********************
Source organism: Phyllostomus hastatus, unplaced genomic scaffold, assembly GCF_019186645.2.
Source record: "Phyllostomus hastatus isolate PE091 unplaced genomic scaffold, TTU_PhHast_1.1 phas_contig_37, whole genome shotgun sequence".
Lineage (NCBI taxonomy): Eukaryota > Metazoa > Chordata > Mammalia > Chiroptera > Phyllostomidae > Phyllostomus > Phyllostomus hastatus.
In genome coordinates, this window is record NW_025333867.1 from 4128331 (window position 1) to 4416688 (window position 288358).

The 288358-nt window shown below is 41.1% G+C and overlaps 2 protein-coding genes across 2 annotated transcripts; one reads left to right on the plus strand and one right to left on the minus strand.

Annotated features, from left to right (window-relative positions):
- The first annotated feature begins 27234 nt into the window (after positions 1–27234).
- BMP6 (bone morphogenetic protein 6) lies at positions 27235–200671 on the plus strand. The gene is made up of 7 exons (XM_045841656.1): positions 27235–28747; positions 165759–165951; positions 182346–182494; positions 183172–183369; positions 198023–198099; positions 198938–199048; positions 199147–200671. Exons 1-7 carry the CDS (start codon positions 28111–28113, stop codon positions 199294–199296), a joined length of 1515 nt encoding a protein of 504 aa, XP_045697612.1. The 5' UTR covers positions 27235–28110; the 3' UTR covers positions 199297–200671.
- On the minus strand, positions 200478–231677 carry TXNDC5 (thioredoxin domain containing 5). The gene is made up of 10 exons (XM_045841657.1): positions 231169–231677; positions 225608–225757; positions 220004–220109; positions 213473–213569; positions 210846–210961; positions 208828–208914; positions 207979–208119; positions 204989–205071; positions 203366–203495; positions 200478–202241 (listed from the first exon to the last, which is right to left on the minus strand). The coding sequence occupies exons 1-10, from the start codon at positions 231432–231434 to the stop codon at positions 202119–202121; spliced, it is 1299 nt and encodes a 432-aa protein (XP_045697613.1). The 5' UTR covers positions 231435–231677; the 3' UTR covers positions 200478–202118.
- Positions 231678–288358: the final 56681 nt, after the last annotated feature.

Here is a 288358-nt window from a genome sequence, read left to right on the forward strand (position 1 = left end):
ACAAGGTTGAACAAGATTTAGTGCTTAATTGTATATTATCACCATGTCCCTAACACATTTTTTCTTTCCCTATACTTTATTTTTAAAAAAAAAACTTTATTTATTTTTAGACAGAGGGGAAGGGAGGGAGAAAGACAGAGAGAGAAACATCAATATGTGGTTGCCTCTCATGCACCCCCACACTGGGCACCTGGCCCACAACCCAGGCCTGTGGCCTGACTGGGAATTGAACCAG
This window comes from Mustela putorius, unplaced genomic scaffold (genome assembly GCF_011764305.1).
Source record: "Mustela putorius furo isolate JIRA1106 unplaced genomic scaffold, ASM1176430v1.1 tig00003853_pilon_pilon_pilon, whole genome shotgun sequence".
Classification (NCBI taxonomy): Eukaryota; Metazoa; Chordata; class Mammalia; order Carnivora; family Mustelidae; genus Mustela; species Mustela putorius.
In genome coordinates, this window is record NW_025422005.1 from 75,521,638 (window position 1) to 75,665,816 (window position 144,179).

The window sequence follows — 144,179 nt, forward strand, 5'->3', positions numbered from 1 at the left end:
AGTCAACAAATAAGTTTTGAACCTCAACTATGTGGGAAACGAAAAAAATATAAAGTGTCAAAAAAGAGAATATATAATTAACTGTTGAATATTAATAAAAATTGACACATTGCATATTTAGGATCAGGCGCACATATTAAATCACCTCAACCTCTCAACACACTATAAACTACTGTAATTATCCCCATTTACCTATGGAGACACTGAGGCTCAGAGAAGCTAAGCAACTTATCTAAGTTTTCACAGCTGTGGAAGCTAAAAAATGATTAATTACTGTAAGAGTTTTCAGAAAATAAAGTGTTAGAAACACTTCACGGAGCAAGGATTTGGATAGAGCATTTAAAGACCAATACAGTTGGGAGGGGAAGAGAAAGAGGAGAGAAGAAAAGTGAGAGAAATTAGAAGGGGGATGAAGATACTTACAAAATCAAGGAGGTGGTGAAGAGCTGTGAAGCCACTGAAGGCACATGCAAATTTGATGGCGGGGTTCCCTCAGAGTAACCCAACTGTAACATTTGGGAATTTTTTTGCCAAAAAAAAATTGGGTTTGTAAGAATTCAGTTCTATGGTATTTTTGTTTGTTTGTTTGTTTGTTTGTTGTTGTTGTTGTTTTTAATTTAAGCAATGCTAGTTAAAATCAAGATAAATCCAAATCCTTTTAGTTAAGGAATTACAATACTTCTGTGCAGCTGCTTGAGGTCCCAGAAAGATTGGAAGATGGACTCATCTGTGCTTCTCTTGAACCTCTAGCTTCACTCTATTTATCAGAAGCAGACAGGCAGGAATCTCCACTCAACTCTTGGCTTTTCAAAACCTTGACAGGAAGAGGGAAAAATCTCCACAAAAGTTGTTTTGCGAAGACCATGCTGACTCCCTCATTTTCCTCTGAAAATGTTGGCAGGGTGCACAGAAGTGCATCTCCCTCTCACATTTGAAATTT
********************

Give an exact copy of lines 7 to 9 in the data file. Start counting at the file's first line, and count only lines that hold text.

- The first annotated feature begins 27234 nt into the window (after positions 1–27234).
- BMP6 (bone morphogenetic protein 6) lies at positions 27235–200671 on the plus strand. The gene is made up of 7 exons (XM_045841656.1): positions 27235–28747; positions 165759–165951; positions 182346–182494; positions 183172–183369; positions 198023–198099; positions 198938–199048; positions 199147–200671. Exons 1-7 carry the CDS (start codon positions 28111–28113, stop codon positions 199294–199296), a joined length of 1515 nt encoding a protein of 504 aa, XP_045697612.1. The 5' UTR covers positions 27235–28110; the 3' UTR covers positions 199297–200671.
- On the minus strand, positions 200478–231677 carry TXNDC5 (thioredoxin domain containing 5). The gene is made up of 10 exons (XM_045841657.1): positions 231169–231677; positions 225608–225757; positions 220004–220109; positions 213473–213569; positions 210846–210961; positions 208828–208914; positions 207979–208119; positions 204989–205071; positions 203366–203495; positions 200478–202241 (listed from the first exon to the last, which is right to left on the minus strand). The coding sequence occupies exons 1-10, from the start codon at positions 231432–231434 to the stop codon at positions 202119–202121; spliced, it is 1299 nt and encodes a 432-aa protein (XP_045697613.1). The 5' UTR covers positions 231435–231677; the 3' UTR covers positions 200478–202118.